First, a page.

11 Feb Age of Hope
The LOL just wrapped up another great Canadian novel: The Age of Hope. Named a top 10 contender for Canada Reads 2013, interestingly the book about a housewife born in 1930 & living in small town Manitoba was defended by the big city Toronto-based (and having met him, very personable) Ron MacLean, of Hockey night in Canada. While the novel didn’t win (in fact another of the LOL club’s reads, February, by Lisa Moore did) I can see why it was nominated. A clean, easy, yet insightful and entirely engaging writing style, I was utterly amazed at the author’s ability to assume the voice of a beautiful but suppressed woman living at the end of an era: too old to really join the women’s movement, yet too young to be relegated to the role of domestic goddess.
The book opens when Hope is just 19 years old. Bergen establishes immediately that she is a very striking, if not beautiful woman. Yet while Hope realizes this and enjoys the attention it brings her, she never really owns her beauty and as the novel progresses, the reader comes to understand that in fact, sadly Hope never really owns much of any of her attributes. Instead she remains uncertain of her self in just about every realm of her life.
Feisty, quirky, cheeky even, Hope is helplessly wrought with insecurity. She drops out of nursing school to marry the very stable Roy Koop, a teacher at Sunday School. Sturdy and caring and oh so reasonable, Roy fills all of Hope’s needs and adores her but at most she musters gratitude and a deep friendship for him. While she eventually comes to love him dearly, the reader is always left with the sense that like dropping out of nursing school, Hope perhaps did not risk enough in the realm of love. She goes on to have three children and lead a relatively peaceful domestic life, other then regular visits from her feminist friend, Emily, who both inspires and annoys her. It is when she becomes pregnant with her fourth child, however, that life begins to unravel for Hope. She is rocked by depression because she really doesn’t want another child and all the while her husband and everyone around her thinks it’s a wonderful thing.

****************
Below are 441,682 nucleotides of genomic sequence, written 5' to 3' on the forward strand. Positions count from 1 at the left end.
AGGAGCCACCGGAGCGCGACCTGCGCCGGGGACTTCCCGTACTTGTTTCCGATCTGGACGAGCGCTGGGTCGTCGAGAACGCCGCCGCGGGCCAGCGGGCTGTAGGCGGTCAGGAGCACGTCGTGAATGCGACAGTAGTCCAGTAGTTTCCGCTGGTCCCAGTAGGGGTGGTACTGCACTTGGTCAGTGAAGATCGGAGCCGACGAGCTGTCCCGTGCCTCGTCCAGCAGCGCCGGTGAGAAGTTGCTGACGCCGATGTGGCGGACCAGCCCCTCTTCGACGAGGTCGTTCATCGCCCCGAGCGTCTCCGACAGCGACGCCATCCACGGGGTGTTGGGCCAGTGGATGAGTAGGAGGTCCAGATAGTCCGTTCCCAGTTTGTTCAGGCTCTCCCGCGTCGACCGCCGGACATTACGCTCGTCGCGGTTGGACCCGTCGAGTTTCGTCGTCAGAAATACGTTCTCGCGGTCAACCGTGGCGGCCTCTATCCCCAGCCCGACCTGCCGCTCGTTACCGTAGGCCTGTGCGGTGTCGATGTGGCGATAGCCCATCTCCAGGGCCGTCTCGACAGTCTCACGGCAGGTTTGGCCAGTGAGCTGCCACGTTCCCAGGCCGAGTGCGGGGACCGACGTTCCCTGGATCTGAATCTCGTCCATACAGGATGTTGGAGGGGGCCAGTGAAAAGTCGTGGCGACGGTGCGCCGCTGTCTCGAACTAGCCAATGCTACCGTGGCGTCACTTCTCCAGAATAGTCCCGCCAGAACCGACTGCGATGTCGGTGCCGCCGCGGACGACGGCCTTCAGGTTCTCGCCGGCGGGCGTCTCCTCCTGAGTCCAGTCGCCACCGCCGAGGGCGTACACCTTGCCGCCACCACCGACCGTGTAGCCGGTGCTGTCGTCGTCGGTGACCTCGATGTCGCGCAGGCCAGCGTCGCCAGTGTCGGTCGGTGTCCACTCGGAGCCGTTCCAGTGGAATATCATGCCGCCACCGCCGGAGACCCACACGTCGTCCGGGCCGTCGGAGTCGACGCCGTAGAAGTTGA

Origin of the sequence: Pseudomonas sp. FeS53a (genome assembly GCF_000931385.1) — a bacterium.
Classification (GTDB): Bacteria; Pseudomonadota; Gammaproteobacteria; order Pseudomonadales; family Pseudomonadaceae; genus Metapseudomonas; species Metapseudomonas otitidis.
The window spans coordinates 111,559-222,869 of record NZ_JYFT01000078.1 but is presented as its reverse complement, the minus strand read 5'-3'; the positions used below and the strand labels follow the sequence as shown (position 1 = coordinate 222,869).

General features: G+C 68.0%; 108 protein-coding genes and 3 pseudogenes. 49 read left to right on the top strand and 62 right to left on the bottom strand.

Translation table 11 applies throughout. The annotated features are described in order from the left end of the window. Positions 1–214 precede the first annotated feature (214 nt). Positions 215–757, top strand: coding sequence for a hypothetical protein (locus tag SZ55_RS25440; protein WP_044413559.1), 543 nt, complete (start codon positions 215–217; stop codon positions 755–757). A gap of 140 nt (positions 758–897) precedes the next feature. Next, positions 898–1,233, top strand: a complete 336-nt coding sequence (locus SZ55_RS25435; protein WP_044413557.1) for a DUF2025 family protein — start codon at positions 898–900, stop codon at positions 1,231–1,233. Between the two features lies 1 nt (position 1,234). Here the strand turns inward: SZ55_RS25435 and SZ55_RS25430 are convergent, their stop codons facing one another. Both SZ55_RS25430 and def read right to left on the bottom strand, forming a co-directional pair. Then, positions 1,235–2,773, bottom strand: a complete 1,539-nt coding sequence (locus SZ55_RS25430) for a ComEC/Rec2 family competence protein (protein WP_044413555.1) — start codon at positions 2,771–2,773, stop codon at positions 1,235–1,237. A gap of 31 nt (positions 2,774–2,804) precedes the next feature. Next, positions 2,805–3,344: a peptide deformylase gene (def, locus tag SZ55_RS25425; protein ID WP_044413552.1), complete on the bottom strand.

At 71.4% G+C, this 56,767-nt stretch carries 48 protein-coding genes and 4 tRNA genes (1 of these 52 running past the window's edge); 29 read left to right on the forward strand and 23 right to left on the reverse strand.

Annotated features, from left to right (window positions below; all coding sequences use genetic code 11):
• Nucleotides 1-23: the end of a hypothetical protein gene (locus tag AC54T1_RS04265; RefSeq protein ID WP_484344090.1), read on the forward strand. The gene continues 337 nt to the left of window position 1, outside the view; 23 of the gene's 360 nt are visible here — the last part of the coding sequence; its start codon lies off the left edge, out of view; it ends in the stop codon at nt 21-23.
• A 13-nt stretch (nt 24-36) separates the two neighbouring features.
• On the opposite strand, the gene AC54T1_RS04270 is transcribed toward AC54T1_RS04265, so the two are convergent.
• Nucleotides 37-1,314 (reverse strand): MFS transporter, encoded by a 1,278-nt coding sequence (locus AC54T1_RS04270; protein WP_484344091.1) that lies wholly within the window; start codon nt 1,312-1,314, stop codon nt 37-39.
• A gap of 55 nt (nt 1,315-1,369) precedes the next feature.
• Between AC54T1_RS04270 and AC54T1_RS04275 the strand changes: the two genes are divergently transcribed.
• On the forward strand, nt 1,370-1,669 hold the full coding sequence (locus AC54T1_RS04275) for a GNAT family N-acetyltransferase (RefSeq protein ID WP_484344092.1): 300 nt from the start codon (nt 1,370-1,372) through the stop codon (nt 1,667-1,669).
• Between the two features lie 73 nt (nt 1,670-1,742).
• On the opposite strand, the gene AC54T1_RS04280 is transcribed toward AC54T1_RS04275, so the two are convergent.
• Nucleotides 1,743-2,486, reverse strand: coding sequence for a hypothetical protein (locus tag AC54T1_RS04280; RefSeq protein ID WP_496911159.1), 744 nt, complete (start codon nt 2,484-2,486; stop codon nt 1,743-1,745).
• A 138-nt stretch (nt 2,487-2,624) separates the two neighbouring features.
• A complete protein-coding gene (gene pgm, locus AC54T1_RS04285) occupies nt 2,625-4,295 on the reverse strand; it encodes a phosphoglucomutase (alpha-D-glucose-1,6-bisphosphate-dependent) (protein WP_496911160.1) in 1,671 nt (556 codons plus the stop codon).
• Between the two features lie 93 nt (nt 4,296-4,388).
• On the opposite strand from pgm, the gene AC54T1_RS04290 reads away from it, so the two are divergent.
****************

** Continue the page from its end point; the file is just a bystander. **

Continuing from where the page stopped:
She becomes so depressed, at one point she actually pulls over to the side of the road, leaving her infant daughter in the car, and wanders out into a cornfield where she lays down and goes to sleep. She awakens essentially in an institution where she ends up receiving shock therapy for depression. That particular incident inspired some very interesting conversation for our book club. Is there a Mother out there who at some point–exhausted, disillusioned, confused and maybe even mourning the loss of a life she once knew, overwhelmed by the responsibility of new life thrust upon her–that does not envision herself running away from it all? Of course, most of us do not, but that doesn’t mean we can’t empathize with Hope.
While this is a dramatic incident, it is one of few in Hope’s life. What is so amazing about this book and it’s talented author is the fact that the protagonist’s life is really very simple . Not a Hell of a lot happens in this book. It is a wonder that Bergen can keep the narrative flowing, keep the reader so engaged and interested in what happens to Hope; bring the reader to tears even when she faces great sadness and loneliness in her life, beginning with her children’s chastising of her and culminating in the loss of her privileged lifestyle when Roy loses his business, and finally when he dies, leaving her a poor widow.
LOL member, Gail, commented that she had to keep referring to the cover to remind herself she was reading a male author, Bergen gets the voice of this woman so perfectly. And hostess, Karen, commented that this was from her mother’s generation right down to the nursing career sacrificed for kids, to the small Prairie town. It is a fascinating look at the typical domestic life of a Canadian woman at that time but most of all it is a journey into Bergen’s creative world, and well worth the trek. We would highly recommend this novel and it won’t be the last Bergen book that I read.